Special Topics | Comorbidities in Major Depressive Disorder | US

Disorders such as anxiety, substance use disorder, and insomnia frequently coexist with major depressive disorder (MDD) and present treatment challenges to psychiatrists and primary care physicians (PCPs). Although multiple pharmacotherapies are available to manage MDD, none are FDA-approved specifically to treat MDD patients with a comorbid disorder. Additionally, a weak late-phase clinical pipeline for MDD and any comorbid disorder represents potential opportunities for drug development and areas of clinical differentiation from existing agents.


  • Which comorbid disorders are most common in MDD patients? How do physicians treat MDD patients with comorbid anxiety, substance use disorder, or insomnia?
  • What factors most influence physicians’ choice of current therapies for MDD patients with comorbid anxiety, substance use disorder, or insomnia?
  • How do branded drugs such as Otsuka / Lundbeck’s Rexulti, Janssen’s Spravato, and Takeda / Lundbeck’s Trintellix fit into physicians’ treatment of patients with MDD and a comorbid anxiety disorder?
  • How do physicians anticipate prescribing therapies in development for MDD comorbid with insomnia (i.e., Janssen’s seltorexant [JNJ-42847922] and Sage Therapeutics’ zuranolone [SAGE-217]) when they become available?


Clarivate’s Special Topics reports assess key trends in dynamic disease areas. This report on comorbidities of MDD will help drug marketers and developers gain needed insight on physician-reported treatment dynamics, prescribing behavior, key challenges managing MDD patients with comorbidities such as anxiety disorder, substance use disorder, and insomnia, most important attributes for emerging therapies for these comorbid disorders, and physician perceptions of select emerging therapies for MDD and comorbid insomnia.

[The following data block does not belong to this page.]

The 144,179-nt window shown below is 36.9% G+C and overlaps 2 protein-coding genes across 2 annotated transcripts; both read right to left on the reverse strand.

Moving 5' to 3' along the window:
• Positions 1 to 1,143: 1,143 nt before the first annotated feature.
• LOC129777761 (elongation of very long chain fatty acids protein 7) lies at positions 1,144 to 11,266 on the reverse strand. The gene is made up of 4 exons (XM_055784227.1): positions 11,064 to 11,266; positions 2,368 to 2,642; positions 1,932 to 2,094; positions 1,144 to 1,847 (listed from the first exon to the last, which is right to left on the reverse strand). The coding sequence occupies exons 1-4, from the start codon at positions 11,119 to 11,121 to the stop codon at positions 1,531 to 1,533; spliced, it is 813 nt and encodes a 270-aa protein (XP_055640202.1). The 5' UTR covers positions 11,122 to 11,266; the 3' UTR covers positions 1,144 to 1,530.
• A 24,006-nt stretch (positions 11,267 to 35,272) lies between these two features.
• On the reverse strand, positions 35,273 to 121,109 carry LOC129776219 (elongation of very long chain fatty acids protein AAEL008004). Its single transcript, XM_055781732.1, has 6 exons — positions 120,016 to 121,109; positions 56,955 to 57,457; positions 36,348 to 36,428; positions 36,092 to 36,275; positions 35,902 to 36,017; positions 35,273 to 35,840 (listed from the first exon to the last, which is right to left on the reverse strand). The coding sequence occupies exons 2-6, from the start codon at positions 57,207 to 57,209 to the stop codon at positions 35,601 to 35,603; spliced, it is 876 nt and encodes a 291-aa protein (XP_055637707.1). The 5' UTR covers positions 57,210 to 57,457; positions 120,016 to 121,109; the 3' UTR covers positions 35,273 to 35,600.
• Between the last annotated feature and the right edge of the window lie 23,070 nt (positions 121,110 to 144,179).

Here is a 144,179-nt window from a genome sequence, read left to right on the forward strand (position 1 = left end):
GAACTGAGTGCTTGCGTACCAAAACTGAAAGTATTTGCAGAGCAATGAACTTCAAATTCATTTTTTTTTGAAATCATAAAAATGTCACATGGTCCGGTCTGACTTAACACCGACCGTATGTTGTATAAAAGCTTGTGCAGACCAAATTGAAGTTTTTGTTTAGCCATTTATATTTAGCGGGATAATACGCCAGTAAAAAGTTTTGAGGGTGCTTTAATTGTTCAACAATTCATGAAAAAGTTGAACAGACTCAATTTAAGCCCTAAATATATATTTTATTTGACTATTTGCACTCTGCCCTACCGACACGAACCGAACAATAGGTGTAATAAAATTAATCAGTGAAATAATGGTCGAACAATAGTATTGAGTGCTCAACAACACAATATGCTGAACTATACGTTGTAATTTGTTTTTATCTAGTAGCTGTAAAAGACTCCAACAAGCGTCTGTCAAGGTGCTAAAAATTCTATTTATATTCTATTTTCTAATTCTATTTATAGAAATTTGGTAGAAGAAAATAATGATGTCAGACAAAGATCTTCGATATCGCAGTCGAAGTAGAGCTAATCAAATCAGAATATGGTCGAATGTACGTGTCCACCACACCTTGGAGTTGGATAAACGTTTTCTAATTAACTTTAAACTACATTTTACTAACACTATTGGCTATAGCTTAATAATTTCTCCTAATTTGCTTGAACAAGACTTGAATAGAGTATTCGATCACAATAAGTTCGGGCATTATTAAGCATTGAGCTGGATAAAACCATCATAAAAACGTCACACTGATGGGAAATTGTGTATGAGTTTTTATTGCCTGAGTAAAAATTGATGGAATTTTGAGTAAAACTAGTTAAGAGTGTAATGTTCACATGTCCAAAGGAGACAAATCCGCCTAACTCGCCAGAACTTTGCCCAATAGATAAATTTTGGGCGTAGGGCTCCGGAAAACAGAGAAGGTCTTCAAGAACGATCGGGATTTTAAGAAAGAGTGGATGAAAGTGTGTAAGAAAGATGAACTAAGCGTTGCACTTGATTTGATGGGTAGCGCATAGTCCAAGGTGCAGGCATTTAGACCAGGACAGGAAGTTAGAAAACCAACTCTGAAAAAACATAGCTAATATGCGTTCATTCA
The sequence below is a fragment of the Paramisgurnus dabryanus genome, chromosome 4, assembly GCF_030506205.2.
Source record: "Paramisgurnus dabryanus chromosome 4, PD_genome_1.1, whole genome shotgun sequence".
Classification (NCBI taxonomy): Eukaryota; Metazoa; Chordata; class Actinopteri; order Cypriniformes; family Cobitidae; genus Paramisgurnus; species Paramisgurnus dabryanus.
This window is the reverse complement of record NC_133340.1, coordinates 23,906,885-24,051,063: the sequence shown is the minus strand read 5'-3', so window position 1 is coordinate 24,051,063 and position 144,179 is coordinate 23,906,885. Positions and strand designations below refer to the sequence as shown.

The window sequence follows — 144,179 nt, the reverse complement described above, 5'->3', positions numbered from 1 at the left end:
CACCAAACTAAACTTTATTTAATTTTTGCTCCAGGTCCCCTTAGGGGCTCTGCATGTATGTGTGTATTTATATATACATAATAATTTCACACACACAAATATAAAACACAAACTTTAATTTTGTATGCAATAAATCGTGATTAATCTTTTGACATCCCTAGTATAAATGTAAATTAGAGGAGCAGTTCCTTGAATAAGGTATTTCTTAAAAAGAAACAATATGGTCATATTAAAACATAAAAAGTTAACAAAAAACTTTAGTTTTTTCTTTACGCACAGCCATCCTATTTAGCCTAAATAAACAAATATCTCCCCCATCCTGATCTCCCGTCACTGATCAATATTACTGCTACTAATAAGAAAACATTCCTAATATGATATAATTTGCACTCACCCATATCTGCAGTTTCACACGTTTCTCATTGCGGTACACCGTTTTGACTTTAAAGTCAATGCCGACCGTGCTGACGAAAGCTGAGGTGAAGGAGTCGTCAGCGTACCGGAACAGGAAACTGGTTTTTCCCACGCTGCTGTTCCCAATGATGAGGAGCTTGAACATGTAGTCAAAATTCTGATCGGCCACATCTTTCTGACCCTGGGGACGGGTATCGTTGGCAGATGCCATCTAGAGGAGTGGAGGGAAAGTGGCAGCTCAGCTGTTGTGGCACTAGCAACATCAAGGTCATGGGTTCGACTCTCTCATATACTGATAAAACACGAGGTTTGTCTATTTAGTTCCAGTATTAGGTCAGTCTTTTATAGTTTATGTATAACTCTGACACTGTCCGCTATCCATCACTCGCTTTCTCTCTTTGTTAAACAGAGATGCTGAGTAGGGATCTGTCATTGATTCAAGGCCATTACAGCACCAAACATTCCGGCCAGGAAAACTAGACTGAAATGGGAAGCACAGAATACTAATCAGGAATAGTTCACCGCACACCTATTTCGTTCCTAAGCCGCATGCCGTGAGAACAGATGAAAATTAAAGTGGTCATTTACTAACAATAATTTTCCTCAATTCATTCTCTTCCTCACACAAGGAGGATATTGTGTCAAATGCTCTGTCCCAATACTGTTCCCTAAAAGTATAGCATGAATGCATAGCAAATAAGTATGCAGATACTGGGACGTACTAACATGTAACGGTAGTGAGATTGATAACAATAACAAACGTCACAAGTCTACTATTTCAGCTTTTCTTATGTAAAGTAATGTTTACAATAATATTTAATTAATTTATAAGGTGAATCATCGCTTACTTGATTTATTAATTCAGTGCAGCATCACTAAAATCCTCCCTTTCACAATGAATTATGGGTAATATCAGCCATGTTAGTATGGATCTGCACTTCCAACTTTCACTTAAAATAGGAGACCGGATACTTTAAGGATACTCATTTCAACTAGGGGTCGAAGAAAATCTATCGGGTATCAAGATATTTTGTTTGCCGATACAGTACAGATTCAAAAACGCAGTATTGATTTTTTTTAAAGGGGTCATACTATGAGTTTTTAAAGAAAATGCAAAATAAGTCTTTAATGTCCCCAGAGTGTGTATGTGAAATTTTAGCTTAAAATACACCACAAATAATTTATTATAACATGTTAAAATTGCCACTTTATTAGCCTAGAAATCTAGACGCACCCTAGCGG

Geographies: United States.

Primary research: Survey of 100 U.S. psychiatrists and PCPs. Interviews with three U.S. psychiatrists.

Key drugs covered: SSRIs, SNRIs, mixed serotonin modulators, atypical antipsychotics, NMDA receptor antagonists, mood stabilizers, opioid receptor antagonist, opioid receptor agonists, benzodiazepines, nonbenzodiazepine sedative-hypnotics, melatonin receptor agonists, dual orexin receptor antagonist, seltorexant, and zuranolone.

Key insights provided:

  • Patient characteristics.
  • Physician treatment practices and physician insight on medical practice.
  • Most important attributes for emerging therapies.
  • Anticipated use of emerging therapies.
  • Physician perception of unmet need.
  • Impact of COVID-19 on physician management.
  • Physician recommendation of digital therapeutics.
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